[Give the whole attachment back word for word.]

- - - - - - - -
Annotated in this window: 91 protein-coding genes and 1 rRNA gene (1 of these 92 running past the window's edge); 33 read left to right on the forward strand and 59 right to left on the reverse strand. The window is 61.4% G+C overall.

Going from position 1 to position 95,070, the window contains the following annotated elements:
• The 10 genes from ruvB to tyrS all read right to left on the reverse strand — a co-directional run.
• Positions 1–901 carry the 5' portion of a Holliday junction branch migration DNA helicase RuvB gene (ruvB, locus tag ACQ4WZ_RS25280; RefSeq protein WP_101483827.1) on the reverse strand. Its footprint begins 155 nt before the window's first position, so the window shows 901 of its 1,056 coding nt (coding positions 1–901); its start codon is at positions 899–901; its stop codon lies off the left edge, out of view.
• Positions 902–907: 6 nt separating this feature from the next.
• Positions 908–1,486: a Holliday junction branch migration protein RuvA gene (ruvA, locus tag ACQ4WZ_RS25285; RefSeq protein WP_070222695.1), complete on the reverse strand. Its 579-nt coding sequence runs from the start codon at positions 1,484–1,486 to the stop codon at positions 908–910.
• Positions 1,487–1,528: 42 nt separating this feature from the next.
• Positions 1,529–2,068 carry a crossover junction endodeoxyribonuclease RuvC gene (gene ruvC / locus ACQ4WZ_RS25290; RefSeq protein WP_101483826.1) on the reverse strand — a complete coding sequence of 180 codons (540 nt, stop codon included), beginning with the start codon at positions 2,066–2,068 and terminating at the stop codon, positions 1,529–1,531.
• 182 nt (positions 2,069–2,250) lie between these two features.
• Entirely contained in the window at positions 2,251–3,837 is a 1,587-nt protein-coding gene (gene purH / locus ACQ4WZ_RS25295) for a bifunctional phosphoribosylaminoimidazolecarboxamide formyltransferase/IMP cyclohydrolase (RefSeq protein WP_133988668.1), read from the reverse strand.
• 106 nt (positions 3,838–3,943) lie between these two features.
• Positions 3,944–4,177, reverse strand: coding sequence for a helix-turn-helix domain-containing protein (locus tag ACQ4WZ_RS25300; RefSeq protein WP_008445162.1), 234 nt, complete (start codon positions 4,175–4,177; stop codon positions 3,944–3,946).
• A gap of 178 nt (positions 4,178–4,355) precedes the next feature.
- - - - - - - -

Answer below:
Annotated in this window: 91 protein-coding genes and 1 rRNA gene (1 of these 92 running past the window's edge); 33 read left to right on the forward strand and 59 right to left on the reverse strand. The window is 61.4% G+C overall.

Going from position 1 to position 95,070, the window contains the following annotated elements:
• The 10 genes from ruvB to tyrS all read right to left on the reverse strand — a co-directional run.
• Positions 1–901 carry the 5' portion of a Holliday junction branch migration DNA helicase RuvB gene (ruvB, locus tag ACQ4WZ_RS25280; RefSeq protein WP_101483827.1) on the reverse strand. Its footprint begins 155 nt before the window's first position, so the window shows 901 of its 1,056 coding nt (coding positions 1–901); its start codon is at positions 899–901; its stop codon lies off the left edge, out of view.
• Positions 902–907: 6 nt separating this feature from the next.
• Positions 908–1,486: a Holliday junction branch migration protein RuvA gene (ruvA, locus tag ACQ4WZ_RS25285; RefSeq protein WP_070222695.1), complete on the reverse strand. Its 579-nt coding sequence runs from the start codon at positions 1,484–1,486 to the stop codon at positions 908–910.
• Positions 1,487–1,528: 42 nt separating this feature from the next.
• Positions 1,529–2,068 carry a crossover junction endodeoxyribonuclease RuvC gene (gene ruvC / locus ACQ4WZ_RS25290; RefSeq protein WP_101483826.1) on the reverse strand — a complete coding sequence of 180 codons (540 nt, stop codon included), beginning with the start codon at positions 2,066–2,068 and terminating at the stop codon, positions 1,529–1,531.
• 182 nt (positions 2,069–2,250) lie between these two features.
• Entirely contained in the window at positions 2,251–3,837 is a 1,587-nt protein-coding gene (gene purH / locus ACQ4WZ_RS25295) for a bifunctional phosphoribosylaminoimidazolecarboxamide formyltransferase/IMP cyclohydrolase (RefSeq protein WP_133988668.1), read from the reverse strand.
• 106 nt (positions 3,838–3,943) lie between these two features.
• Positions 3,944–4,177, reverse strand: coding sequence for a helix-turn-helix domain-containing protein (locus tag ACQ4WZ_RS25300; RefSeq protein WP_008445162.1), 234 nt, complete (start codon positions 4,175–4,177; stop codon positions 3,944–3,946).
• A gap of 178 nt (positions 4,178–4,355) precedes the next feature.